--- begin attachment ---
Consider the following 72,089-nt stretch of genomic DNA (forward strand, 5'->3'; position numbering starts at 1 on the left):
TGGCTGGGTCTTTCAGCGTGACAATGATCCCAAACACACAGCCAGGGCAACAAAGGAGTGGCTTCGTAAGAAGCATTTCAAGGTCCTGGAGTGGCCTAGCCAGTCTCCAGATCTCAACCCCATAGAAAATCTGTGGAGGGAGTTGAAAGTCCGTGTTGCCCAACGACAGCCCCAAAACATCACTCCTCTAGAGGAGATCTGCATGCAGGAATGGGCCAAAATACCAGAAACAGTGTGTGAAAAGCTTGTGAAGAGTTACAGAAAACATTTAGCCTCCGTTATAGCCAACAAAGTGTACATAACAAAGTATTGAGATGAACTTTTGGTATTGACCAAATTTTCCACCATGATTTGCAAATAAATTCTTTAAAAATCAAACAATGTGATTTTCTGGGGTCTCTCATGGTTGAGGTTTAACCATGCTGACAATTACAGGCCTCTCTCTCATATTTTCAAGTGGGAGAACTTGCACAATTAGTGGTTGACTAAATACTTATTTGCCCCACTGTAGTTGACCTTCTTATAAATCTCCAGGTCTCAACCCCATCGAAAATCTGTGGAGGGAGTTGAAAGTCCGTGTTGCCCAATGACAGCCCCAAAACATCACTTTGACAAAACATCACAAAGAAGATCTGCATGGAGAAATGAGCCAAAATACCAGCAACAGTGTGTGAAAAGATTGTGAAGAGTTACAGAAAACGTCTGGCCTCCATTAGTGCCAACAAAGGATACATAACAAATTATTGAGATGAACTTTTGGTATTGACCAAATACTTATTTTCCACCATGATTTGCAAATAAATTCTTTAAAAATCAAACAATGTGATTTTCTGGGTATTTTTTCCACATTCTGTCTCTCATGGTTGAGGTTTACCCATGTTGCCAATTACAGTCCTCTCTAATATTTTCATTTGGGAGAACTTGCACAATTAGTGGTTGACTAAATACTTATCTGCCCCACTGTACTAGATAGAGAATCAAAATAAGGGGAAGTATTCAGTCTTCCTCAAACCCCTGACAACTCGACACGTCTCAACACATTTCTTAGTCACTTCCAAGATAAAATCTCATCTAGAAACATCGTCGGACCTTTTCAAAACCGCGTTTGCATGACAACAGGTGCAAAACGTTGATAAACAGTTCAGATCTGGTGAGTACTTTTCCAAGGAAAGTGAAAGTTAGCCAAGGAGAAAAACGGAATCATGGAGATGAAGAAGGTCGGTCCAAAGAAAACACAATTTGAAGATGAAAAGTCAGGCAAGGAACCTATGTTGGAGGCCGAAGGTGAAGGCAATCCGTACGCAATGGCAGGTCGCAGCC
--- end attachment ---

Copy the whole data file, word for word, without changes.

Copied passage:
Consider the following 72,089-nt stretch of genomic DNA (forward strand, 5'->3'; position numbering starts at 1 on the left):
TGGCTGGGTCTTTCAGCGTGACAATGATCCCAAACACACAGCCAGGGCAACAAAGGAGTGGCTTCGTAAGAAGCATTTCAAGGTCCTGGAGTGGCCTAGCCAGTCTCCAGATCTCAACCCCATAGAAAATCTGTGGAGGGAGTTGAAAGTCCGTGTTGCCCAACGACAGCCCCAAAACATCACTCCTCTAGAGGAGATCTGCATGCAGGAATGGGCCAAAATACCAGAAACAGTGTGTGAAAAGCTTGTGAAGAGTTACAGAAAACATTTAGCCTCCGTTATAGCCAACAAAGTGTACATAACAAAGTATTGAGATGAACTTTTGGTATTGACCAAATTTTCCACCATGATTTGCAAATAAATTCTTTAAAAATCAAACAATGTGATTTTCTGGGGTCTCTCATGGTTGAGGTTTAACCATGCTGACAATTACAGGCCTCTCTCTCATATTTTCAAGTGGGAGAACTTGCACAATTAGTGGTTGACTAAATACTTATTTGCCCCACTGTAGTTGACCTTCTTATAAATCTCCAGGTCTCAACCCCATCGAAAATCTGTGGAGGGAGTTGAAAGTCCGTGTTGCCCAATGACAGCCCCAAAACATCACTTTGACAAAACATCACAAAGAAGATCTGCATGGAGAAATGAGCCAAAATACCAGCAACAGTGTGTGAAAAGATTGTGAAGAGTTACAGAAAACGTCTGGCCTCCATTAGTGCCAACAAAGGATACATAACAAATTATTGAGATGAACTTTTGGTATTGACCAAATACTTATTTTCCACCATGATTTGCAAATAAATTCTTTAAAAATCAAACAATGTGATTTTCTGGGTATTTTTTCCACATTCTGTCTCTCATGGTTGAGGTTTACCCATGTTGCCAATTACAGTCCTCTCTAATATTTTCATTTGGGAGAACTTGCACAATTAGTGGTTGACTAAATACTTATCTGCCCCACTGTACTAGATAGAGAATCAAAATAAGGGGAAGTATTCAGTCTTCCTCAAACCCCTGACAACTCGACACGTCTCAACACATTTCTTAGTCACTTCCAAGATAAAATCTCATCTAGAAACATCGTCGGACCTTTTCAAAACCGCGTTTGCATGACAACAGGTGCAAAACGTTGATAAACAGTTCAGATCTGGTGAGTACTTTTCCAAGGAAAGTGAAAGTTAGCCAAGGAGAAAAACGGAATCATGGAGATGAAGAAGGTCGGTCCAAAGAAAACACAATTTGAAGATGAAAAGTCAGGCAAGGAACCTATGTTGGAGGCCGAAGGTGAAGGCAATCCGTACGCAATGGCAGGTCGCAGCC